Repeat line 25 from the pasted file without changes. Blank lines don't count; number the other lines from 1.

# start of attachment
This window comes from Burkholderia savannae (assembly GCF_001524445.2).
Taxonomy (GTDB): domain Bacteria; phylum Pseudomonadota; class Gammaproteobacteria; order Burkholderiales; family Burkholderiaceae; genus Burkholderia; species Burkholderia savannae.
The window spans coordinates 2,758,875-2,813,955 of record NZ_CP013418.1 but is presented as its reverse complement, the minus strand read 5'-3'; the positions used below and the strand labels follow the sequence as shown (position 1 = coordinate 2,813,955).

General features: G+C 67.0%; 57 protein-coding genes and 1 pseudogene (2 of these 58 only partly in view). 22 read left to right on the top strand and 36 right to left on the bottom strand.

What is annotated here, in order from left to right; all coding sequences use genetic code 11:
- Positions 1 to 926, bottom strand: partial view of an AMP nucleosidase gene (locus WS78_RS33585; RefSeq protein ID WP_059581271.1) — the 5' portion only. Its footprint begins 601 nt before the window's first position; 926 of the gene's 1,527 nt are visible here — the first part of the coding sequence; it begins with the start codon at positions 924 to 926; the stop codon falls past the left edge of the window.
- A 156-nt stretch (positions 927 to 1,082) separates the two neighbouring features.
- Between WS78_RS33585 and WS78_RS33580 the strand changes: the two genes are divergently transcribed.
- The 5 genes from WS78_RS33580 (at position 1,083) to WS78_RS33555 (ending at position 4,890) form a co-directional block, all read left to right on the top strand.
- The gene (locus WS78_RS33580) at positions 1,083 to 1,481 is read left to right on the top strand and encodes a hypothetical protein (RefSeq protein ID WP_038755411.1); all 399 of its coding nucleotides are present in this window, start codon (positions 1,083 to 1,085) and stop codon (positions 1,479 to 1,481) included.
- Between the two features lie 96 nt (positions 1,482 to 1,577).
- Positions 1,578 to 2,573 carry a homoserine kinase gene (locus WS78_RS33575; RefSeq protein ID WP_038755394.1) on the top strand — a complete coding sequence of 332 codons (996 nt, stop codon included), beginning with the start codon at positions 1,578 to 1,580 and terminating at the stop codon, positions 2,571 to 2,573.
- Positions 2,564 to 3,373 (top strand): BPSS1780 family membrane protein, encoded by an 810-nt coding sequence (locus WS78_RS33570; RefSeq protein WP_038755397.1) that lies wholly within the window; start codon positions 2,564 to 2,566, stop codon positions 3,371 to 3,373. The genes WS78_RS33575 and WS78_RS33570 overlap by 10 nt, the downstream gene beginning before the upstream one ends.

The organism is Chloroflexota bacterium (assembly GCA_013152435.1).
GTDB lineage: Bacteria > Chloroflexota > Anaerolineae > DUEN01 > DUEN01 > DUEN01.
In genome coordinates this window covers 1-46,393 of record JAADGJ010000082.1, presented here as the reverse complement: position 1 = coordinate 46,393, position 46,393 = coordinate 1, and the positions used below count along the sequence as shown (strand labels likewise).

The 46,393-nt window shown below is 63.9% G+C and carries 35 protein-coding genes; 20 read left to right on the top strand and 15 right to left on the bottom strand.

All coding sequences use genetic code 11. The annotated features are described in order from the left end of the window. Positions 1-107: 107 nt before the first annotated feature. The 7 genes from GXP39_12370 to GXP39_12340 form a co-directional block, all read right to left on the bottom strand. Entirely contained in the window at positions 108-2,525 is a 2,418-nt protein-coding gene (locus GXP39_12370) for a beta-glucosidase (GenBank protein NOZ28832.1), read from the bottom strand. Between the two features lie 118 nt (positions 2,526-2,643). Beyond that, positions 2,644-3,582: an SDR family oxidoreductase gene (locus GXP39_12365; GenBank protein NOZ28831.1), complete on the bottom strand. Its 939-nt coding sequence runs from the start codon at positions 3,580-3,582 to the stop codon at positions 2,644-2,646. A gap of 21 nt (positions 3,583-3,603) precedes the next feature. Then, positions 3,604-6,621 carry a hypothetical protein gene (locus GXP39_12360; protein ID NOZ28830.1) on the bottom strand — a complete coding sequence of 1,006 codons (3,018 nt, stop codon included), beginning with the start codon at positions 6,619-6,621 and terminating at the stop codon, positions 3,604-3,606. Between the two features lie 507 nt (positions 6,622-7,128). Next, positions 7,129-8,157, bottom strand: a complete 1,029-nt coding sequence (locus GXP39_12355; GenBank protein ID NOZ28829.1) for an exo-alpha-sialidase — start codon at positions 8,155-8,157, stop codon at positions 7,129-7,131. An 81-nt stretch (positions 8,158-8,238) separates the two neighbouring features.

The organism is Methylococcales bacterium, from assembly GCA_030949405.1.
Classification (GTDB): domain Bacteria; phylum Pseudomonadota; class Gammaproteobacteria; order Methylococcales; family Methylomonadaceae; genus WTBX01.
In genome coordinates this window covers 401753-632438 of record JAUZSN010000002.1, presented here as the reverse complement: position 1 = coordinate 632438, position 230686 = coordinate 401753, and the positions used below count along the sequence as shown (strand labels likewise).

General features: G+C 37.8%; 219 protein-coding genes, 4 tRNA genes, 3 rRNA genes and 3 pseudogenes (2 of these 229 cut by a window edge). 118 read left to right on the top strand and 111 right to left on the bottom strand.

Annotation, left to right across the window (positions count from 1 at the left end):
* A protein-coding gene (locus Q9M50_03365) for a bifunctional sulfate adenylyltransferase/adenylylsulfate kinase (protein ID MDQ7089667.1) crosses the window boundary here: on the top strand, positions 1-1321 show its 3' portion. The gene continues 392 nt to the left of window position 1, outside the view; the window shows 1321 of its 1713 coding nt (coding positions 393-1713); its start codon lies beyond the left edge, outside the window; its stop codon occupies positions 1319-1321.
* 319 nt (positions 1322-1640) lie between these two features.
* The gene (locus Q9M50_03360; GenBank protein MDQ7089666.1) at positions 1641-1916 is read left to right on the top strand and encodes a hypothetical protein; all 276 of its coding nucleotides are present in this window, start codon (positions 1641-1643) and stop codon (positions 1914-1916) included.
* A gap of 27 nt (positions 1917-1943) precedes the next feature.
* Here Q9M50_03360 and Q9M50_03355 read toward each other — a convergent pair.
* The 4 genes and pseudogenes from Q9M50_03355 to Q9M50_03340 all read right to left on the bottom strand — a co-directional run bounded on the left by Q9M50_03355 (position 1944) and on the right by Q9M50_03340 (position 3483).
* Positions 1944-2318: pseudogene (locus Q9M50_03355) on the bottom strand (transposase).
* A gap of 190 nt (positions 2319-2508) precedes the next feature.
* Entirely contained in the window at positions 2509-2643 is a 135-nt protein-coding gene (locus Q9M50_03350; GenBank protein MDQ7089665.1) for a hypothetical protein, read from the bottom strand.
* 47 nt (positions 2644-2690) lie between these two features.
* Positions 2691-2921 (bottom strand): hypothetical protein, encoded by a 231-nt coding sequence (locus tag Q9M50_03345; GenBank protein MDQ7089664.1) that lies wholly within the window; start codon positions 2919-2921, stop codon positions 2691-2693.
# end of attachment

* 319 nt (positions 1322-1640) lie between these two features.